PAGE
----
At Kessel Classic, the art of restoring Ferraris is very much alive
Kessel is a name synonymous with Ferrari and arguably the biggest business associated with Prancing Horse in Europe. Head to any sports-car race meeting and you’ll invariably find Kessel supporting preparing and running Ferraris on behalf of their owners. And in the pretty Swiss lakeside town of Lugano that the automotive empire calls its home, F8 Tributos, 812 Superfasts and GTC4Lussos from the company’s official Ferrari concessionaire regularly prowl the streets.
But did you know that Kessel has a dedicated Classic department carrying out high-quality maintenance work and award-winning Classiche-certified restorations?
“We speak today about the Classic department, but when my father started the business in the early 1970s, the cars we now refer to as classics were new or nearly new,” explains Ronnie, founder Loris Kessel’s son who now helms the 100-strong company. “I remember a wonderful photo of him and Clay Reggazzoni sharing a beautiful green Dino – at that time they were teammates at Ensign and repairing these cars was the job to be done between Formula 1 races!
“Today, we race on Sundays and restore on Monday. But that’s exactly what my father was doing in the beginning, except he was repairing and maintaining the cars as they didn’t need restoring by that point. Nothing has changed – the workshop is still in the same four walls.” That Kessel as a business has been working on these cars for decades and, as a result, boasts a wealth of knowledge and experience only serves to add value to its Classic arm.
From minor remedial work to comprehensive frame-off restorations, the breadth of work offered by Kessel Classic is impressive. And by no means are its activities limited to Ferraris – Italian cars in general are the focus here. “We’re passionate about Alfa Romeos, Lancias, Lamborghinis, De Tomasos and Fiats, and they have all passed through our workshops over the years,” Ronnie proudly exclaims.
Taking anywhere from eight months to one year to complete, Kessel Classic’s full restorations are notable in that every step of the process is carried out in-house by experienced craftsmen and engineers who cut their teeth working on these old cars when they were new. And originality is of the utmost importance – extensive historical research and original spare parts are encompassed to preserve it.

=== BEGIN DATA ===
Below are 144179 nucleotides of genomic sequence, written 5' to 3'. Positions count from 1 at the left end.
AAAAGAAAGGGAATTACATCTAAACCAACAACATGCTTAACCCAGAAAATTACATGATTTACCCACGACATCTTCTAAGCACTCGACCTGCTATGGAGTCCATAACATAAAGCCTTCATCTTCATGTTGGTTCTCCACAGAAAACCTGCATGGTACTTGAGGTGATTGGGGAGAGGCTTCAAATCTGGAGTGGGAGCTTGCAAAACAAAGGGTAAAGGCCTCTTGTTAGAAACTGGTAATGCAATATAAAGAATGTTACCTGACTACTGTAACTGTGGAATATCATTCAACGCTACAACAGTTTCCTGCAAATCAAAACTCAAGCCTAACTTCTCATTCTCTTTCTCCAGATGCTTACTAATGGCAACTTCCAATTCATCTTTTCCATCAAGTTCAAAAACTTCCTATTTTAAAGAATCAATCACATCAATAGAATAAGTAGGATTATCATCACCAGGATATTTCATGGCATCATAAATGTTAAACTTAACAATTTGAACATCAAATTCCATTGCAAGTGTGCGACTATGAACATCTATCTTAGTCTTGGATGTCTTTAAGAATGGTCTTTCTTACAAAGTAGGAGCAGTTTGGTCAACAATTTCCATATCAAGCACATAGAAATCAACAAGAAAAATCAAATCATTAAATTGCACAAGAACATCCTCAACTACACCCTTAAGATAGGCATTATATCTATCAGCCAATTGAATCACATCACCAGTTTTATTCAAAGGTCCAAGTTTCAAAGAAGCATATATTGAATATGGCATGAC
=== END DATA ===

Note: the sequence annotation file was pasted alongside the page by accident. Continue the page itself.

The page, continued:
“From the hand-beaten bodywork and the engine to the gearbox and the electronics, there’s not a single procedure that we need to outsource – we even have a master saddler for the interiors,” explains Ronnie. “This is better because customers needn’t spend money transporting the car from specialist to specialist and they can visit us at any time and clearly see the progress of their restoration.”
Many of Kessel’s skilled craftsmen and engineers cut their teeth working on these old Italian cars when they were new, though modern technology and know-how is now incorporated with the traditional techniques to maximise quality. Furthermore, Kessel is one of the few businesses in Europe authorised by the Ferrari factory to award Classiche Certification which, as we know, is a must-have for today’s discerning collectors. “We’ve taken part in a number of prestigious concours d’elegance events and won several trophies, which we’re very proud of. It’s fantastic to have the quality of our restoration work recognised by well-respected industry experts.”
Further strings to Kessel Classic’s bow include car storage and supporting customers who wish to go historic racing. “We’re very active in historic racing,” Ronnie comments, noting his victory in the 2016 Rallye Monte-Carlo Historique with an Alpine A110 as an especially proud moment. “We support 10 cars there, which is a big operation. We have also won at the Grand Prix de Monaco Historique with my father’s old Ensign Formula 1 car, and we’re always at the Mille Miglia and the Bernina Gran Turismo. We like to prove that these old ladies can still run fast!”
A holistic classic car ownership experience, from purchase to restoration, is what Kessel strives to provide, and Ronnie is taking steps to broaden the burgeoning departments appeal and reach – construction of a new facility in Lugano solely for restoration is already underway. We wonder how many of the prancing horses that were once fettled by Loris Kessel in the 1970s will re-enter the hallowed halls of Kessel Classic in the coming years. If the hardworking and ever-entrepreneurial Ronnie has anything to do with it, the answer is many.
Photos: Andrea Klainguti for Classic Driver © 2020